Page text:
Now we know. A baby’s microbiome starts developing in the womb.
You probably wonʼt remember this, but the very first poop you popped out as a baby was pretty extraordinary.
So extraordinary, in fact, that it even had a name.
A babyʼs first bowel movement consists of stuff that was already in the gut before the first meal.
And Meconium is like no other stool youʼll ever pass.
Itʼs kind of dark olive-green with a tarry, viscous consistency, barely any smell, and made up of stuff you ingested when you were in the womb, including skin cells and “lanugo” – that thin downy hair often found on an infantʼs body.
But thatʼs not all meconium is made up of.
Researchers at the University of Florida discovered in 2010 that new-born babiesʼ meconium contains a diversity of bacteria, and that came as something of a shock.
You see, back in 1900 a French pediatrician called Henry Tissier had confidently declared that unborn babies were bacteria–free.
So according to popular myth, a baby was effectively sterile until the moment of birth.
Now to be fair to Tissier, he also isolated and named a bacterium called Bifidus that went on to play an important part in the world of probiotics, but thereʼs no doubt that he caused over 100 years of microbial misunderstandings with his sterile baby theory.
However, while itʼs certainly true that babies are born with a certain amount of bacteria, most of their microbiome builds up over time, with the first few minutes of life being especially important.
If a baby is delivered vaginally, she receives a dose of bacteria from her mother as she passes through the birth canal, getting covered in a microbial film that includes species which will help her digest her first meal.
But what happens if she enters the world as a result of a Cesarean section?
Well then her first dose of bacteria is likely to come from her motherʼs skin rather than her vagina, an observation supported by a Swedish study which showed that babies born via C-section have gut bacteria which show significantly less resemblance to their mothers compared to those delivered vaginally.
Some parents restore the balance after C-sections by “inoculating” their babies with a vaginal swab: incubating a piece of gauze in the vagina for an hour prior to delivery, then wiping it over the mouth, face, and body of the infant after delivery, in a process sometimes called “seeding”.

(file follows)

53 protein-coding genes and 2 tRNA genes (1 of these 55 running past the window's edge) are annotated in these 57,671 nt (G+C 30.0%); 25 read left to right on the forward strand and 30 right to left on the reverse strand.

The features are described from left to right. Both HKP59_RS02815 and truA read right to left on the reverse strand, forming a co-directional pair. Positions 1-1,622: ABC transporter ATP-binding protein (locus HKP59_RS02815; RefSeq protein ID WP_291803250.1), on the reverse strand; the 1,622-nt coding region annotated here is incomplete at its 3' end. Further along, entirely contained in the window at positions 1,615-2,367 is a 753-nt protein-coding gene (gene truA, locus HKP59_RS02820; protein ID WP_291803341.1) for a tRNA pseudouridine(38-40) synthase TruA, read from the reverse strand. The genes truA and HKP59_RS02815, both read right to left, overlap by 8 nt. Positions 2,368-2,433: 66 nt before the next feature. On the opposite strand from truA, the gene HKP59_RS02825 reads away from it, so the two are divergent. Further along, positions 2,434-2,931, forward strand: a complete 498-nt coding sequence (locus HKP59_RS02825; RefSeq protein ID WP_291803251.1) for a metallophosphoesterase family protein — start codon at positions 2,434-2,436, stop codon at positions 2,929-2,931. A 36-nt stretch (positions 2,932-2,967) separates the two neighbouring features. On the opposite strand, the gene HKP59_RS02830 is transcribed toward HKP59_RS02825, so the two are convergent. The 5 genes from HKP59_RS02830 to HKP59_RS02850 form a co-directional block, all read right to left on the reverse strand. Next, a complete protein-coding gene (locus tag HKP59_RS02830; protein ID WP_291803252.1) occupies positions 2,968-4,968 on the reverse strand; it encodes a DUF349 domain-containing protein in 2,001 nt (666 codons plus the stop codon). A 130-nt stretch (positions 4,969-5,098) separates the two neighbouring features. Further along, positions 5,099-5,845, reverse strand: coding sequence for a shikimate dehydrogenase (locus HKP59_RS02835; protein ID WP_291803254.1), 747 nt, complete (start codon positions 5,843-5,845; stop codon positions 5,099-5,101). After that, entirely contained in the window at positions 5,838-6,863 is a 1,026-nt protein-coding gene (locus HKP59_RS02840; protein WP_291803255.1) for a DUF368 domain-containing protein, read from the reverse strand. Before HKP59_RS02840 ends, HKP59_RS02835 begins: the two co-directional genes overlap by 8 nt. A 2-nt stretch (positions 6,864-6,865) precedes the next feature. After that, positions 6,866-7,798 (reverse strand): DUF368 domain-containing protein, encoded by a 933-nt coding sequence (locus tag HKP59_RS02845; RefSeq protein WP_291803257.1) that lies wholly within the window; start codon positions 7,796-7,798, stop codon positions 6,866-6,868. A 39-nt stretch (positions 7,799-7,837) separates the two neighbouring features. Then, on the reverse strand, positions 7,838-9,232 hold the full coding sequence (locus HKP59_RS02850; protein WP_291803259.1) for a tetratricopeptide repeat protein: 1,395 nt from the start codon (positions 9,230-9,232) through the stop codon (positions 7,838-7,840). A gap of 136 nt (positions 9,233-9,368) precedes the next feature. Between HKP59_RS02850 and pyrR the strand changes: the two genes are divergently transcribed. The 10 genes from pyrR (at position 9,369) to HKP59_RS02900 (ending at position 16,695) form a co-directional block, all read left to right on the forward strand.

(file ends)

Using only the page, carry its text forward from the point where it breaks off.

Quite a wake-up call.
A babyʼs microbiome continues developing after birth, resembling that of an adult by the age of three.
In fact babies pick up microbes from every single person and thing they touch, which in general is A Good Thing.
Humans tend to do best when they play host to a diverse microbial community.
A University of Idaho study found that there are even important bacteria in breast milk, meaning that the guts of babies given formula differ from those fed on breast milk.
All in all thereʼs no doubt about it.
Your bacteria play a vital part in your health, and always have.
Ever since you passed that rather outlandish first poop.
Have a great week!
Director of Community, Product, and Growth
Your Changing Microbiome
Nurturing A Babyʼs Microbiome, Before And After Birth
The Maternal Microbiome
Maturation of the Infant Microbiome
Human Microbiome May Be Seeded Before Birth
The infant gut microbiome: New studies on its origins and how it’s knocked out of balance
The Human Microbiome, Diet, and Health: Workshop Summary
How to seed your baby with a healthy microbiome to last a lifetime
Mothers facing C-sections look to vaginal ‘seeding’ to boost their babies’ health
Microbirth: Why ‘Seeding Baby’s Microbiome’ Needs to Be on Every Birth Plan
Intestinal Microbial Ecology in Premature Infants Assessed Using Non-Culture Based Techniques
Characterization of the Diversity and Temporal Stability of Bacterial Communities in Human Milk